In the late Twentieth Century, the streets of Paris are lined with haunted ruins. The Great Magicians’ War left a trail of devastation in its wake. The Grand Magasins have been reduced to piles of debris, Notre-Dame is a burnt-out shell, and the Seine has turned black with ashes and rubble and the remnants of the spells that tore the city apart. But those that survived still retain their irrepressible appetite for novelty and distraction, and The Great Houses still vie for dominion over France’s once grand capital.

Once the most powerful and formidable, House Silverspires now lies in disarray. Its magic is ailing; its founder, Morningstar, has been missing for decades; and now something from the shadows stalks its people inside their very own walls.

Within the House, three very different people must come together: a naive but powerful Fallen angel; an alchemist with a self-destructive addiction; and a resentful young man wielding spells of unknown origin. They may be Silverspires’ salvation—or the architects of its last, irreversible fall. And if Silverspires falls, so may the city itself.

Aliette de Bodard is an excellent writer, and this sounds fantastic. I’m excited about reading it this month!

One of the most exciting parts of a new year is looking forward to all the new books it will bring—upcoming installments in favorite series, stories written by esteemed authors, and novels by new-to-me writers that draw the eye with compelling descriptions (and perhaps a striking cover to match that enticing blurb!). There are so many intriguing 2017 releases that it was quite difficult to narrow down this year’s list to a reasonable number of books.

As usual, there are a few novels in series I particularly enjoy that do not yet have a publication date. If these three books came out in 2017, it would make the year even better:

  • The Thorn of Emberlain by Scott Lynch
  • The Warboy by Karin Lowachee
  • Winds of Winter by George R. R. Martin

A couple of books on this list also appeared on last year’s list because they were originally scheduled for release in 2016 before being pushed back to 2017. I could not leave either off since they are by two authors whose work I am always excited to read!

Without further ado, here are some of the books I’m most looking forward to in 2017, ordered by current scheduled publication date.

The Bear and the Nightingale by Katherine Arden
The Bear and the Nightingale by Katherine Arden
Release Date: January 10

Though I’m currently reading it, The Bear and the Nightingale was already on my list even before a copy showed up in the mail! This novel sounded right up my alley since I love fairy tales and folk tales, and after sampling the first chapter, I had to keep reading. The writing is lovely, and so far, it’s every bit as enchanting as I’d hoped.


At the edge of the Russian wilderness, winter lasts most of the year and the snowdrifts grow taller than houses. But Vasilisa doesn’t mind—she spends the winter nights huddled around the embers of a fire with her beloved siblings, listening to her nurse’s fairy tales. Above all, she loves the chilling story of Frost, the blue-eyed winter demon, who appears in the frigid night to claim unwary souls. Wise Russians fear him, her nurse says, and honor the spirits of house and yard and forest that protect their homes from evil.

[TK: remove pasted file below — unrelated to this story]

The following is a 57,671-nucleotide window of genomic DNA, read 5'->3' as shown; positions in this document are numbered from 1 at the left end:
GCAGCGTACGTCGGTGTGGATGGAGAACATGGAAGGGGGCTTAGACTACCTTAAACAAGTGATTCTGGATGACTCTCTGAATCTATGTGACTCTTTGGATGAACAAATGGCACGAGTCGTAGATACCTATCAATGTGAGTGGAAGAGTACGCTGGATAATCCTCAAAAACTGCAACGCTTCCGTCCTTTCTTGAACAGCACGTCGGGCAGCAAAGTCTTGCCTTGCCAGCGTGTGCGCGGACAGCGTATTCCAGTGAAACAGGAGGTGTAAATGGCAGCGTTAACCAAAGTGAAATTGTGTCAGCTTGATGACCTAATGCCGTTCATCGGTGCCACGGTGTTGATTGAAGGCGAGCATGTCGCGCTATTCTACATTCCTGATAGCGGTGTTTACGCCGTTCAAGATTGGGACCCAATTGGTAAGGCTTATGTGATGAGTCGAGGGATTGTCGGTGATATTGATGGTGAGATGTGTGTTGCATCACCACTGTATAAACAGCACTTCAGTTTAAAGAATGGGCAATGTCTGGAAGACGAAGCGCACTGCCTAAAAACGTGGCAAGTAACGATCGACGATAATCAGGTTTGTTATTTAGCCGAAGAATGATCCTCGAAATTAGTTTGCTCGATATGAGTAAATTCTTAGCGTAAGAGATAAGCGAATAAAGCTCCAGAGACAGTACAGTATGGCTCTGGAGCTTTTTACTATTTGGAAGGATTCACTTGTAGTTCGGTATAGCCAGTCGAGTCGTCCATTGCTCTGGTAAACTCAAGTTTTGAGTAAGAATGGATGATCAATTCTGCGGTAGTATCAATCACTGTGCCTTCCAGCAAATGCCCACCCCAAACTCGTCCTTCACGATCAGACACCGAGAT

After Vasilisa’s mother dies, her father goes to Moscow and brings home a new wife. Fiercely devout, city-bred, Vasilisa’s new stepmother forbids her family from honoring the household spirits. The family acquiesces, but Vasilisa is frightened, sensing that more hinges upon their rituals than anyone knows.

And indeed, crops begin to fail, evil creatures of the forest creep nearer, and misfortune stalks the village. All the while, Vasilisa’s stepmother grows ever harsher in her determination to groom her rebellious stepdaughter for either marriage or confinement in a convent.

As danger circles, Vasilisa must defy even the people she loves and call on dangerous gifts she has long concealed—this, in order to protect her family from a threat that seems to have stepped from her nurse’s most frightening tales.

The Burning Page by Genevieve Cogman
The Burning Page (The Invisible Library #3) by Genevieve Cogman
US Release Date: January 10

The Invisible Library (my review) was on my favorite books of 2015 list, and The Masked City was one of my favorite books of 2016 so of course the next Invisible Library book has to be here! This series follows the adventures of Irene, a spy who travels to alternate worlds in order to collect books for an organization existing outside of space and time known as the Library—and it is so much fun. It’s also largely an ode to the power of language, story, and books themselves, and as if that weren’t enough to endear them to this bibliophile, it also features a delightful narrative voice and a practical, capable, quick-thinking heroine. Additional highlights include dragons, fae, and hints of deeper mysteries surrounding the Library to be unraveled later.


Never judge a book by its cover…

Due to her involvement in an unfortunate set of mishaps between the dragons and the Fae, Librarian spy Irene is stuck on probation, doing what should be simple fetch-and-retrieve projects for the mysterious Library. But trouble has a tendency of finding both Irene and her apprentice, Kai—a dragon prince—and, before they know it, they are entangled in more danger than they can handle…

Irene’s longtime nemesis, Alberich, has once again been making waves across multiple worlds, and, this time, his goals are much larger than obtaining a single book or wreaking vengeance upon a single Librarian. He aims to destroy the entire Library—and make sure Irene goes down with it.

With so much at stake, Irene will need every tool at her disposal to stay alive. But even as she draws her allies close around her, the greatest danger might be lurking from somewhere close—someone she never expected to betray her…